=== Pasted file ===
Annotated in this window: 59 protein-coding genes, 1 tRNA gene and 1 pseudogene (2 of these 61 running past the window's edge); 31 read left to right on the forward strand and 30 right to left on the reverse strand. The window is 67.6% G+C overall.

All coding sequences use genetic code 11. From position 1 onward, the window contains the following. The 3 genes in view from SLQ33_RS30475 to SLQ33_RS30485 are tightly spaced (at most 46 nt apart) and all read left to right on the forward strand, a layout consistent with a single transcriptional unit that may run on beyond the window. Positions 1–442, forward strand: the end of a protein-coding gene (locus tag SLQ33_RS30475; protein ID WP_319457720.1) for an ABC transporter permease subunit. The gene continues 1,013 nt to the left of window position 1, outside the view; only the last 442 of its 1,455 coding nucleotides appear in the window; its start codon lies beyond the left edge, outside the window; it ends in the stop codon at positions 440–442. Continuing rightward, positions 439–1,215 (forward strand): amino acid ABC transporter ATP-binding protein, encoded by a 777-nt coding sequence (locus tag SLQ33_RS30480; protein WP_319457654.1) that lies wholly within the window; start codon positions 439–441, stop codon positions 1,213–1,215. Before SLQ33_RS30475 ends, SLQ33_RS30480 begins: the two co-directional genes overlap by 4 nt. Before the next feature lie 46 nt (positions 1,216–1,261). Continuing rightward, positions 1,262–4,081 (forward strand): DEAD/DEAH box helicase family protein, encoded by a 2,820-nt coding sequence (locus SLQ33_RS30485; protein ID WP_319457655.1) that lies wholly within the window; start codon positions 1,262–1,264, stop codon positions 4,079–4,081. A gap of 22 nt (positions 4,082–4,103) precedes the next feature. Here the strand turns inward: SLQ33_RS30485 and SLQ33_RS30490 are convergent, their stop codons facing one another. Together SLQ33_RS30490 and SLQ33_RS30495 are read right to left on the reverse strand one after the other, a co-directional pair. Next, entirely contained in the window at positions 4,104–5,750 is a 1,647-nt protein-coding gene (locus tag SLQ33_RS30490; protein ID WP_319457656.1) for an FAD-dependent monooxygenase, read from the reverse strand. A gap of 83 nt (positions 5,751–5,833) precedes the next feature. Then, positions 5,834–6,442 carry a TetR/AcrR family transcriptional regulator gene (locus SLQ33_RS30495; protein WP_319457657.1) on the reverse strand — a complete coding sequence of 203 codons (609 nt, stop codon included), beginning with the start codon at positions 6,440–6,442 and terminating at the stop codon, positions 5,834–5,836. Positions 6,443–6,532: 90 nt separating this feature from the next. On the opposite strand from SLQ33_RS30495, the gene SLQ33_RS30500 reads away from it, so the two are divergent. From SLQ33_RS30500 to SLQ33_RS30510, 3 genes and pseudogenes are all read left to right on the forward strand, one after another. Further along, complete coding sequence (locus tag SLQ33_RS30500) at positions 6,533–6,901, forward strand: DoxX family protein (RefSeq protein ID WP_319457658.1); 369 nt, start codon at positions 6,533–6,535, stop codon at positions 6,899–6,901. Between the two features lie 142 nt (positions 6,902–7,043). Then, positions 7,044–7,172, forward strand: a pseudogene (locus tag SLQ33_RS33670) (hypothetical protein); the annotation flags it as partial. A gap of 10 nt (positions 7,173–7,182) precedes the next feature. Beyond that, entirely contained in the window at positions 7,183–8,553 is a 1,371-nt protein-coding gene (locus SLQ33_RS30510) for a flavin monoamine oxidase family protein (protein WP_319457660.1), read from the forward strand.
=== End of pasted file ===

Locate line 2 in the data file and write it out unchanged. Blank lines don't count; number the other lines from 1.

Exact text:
All coding sequences use genetic code 11. From position 1 onward, the window contains the following. The 3 genes in view from SLQ33_RS30475 to SLQ33_RS30485 are tightly spaced (at most 46 nt apart) and all read left to right on the forward strand, a layout consistent with a single transcriptional unit that may run on beyond the window. Positions 1–442, forward strand: the end of a protein-coding gene (locus tag SLQ33_RS30475; protein ID WP_319457720.1) for an ABC transporter permease subunit. The gene continues 1,013 nt to the left of window position 1, outside the view; only the last 442 of its 1,455 coding nucleotides appear in the window; its start codon lies beyond the left edge, outside the window; it ends in the stop codon at positions 440–442. Continuing rightward, positions 439–1,215 (forward strand): amino acid ABC transporter ATP-binding protein, encoded by a 777-nt coding sequence (locus tag SLQ33_RS30480; protein WP_319457654.1) that lies wholly within the window; start codon positions 439–441, stop codon positions 1,213–1,215. Before SLQ33_RS30475 ends, SLQ33_RS30480 begins: the two co-directional genes overlap by 4 nt. Before the next feature lie 46 nt (positions 1,216–1,261). Continuing rightward, positions 1,262–4,081 (forward strand): DEAD/DEAH box helicase family protein, encoded by a 2,820-nt coding sequence (locus SLQ33_RS30485; protein ID WP_319457655.1) that lies wholly within the window; start codon positions 1,262–1,264, stop codon positions 4,079–4,081. A gap of 22 nt (positions 4,082–4,103) precedes the next feature. Here the strand turns inward: SLQ33_RS30485 and SLQ33_RS30490 are convergent, their stop codons facing one another. Together SLQ33_RS30490 and SLQ33_RS30495 are read right to left on the reverse strand one after the other, a co-directional pair. Next, entirely contained in the window at positions 4,104–5,750 is a 1,647-nt protein-coding gene (locus tag SLQ33_RS30490; protein ID WP_319457656.1) for an FAD-dependent monooxygenase, read from the reverse strand. A gap of 83 nt (positions 5,751–5,833) precedes the next feature. Then, positions 5,834–6,442 carry a TetR/AcrR family transcriptional regulator gene (locus SLQ33_RS30495; protein WP_319457657.1) on the reverse strand — a complete coding sequence of 203 codons (609 nt, stop codon included), beginning with the start codon at positions 6,440–6,442 and terminating at the stop codon, positions 5,834–5,836. Positions 6,443–6,532: 90 nt separating this feature from the next. On the opposite strand from SLQ33_RS30495, the gene SLQ33_RS30500 reads away from it, so the two are divergent. From SLQ33_RS30500 to SLQ33_RS30510, 3 genes and pseudogenes are all read left to right on the forward strand, one after another. Further along, complete coding sequence (locus tag SLQ33_RS30500) at positions 6,533–6,901, forward strand: DoxX family protein (RefSeq protein ID WP_319457658.1); 369 nt, start codon at positions 6,533–6,535, stop codon at positions 6,899–6,901. Between the two features lie 142 nt (positions 6,902–7,043). Then, positions 7,044–7,172, forward strand: a pseudogene (locus tag SLQ33_RS33670) (hypothetical protein); the annotation flags it as partial. A gap of 10 nt (positions 7,173–7,182) precedes the next feature. Beyond that, entirely contained in the window at positions 7,183–8,553 is a 1,371-nt protein-coding gene (locus SLQ33_RS30510) for a flavin monoamine oxidase family protein (protein WP_319457660.1), read from the forward strand.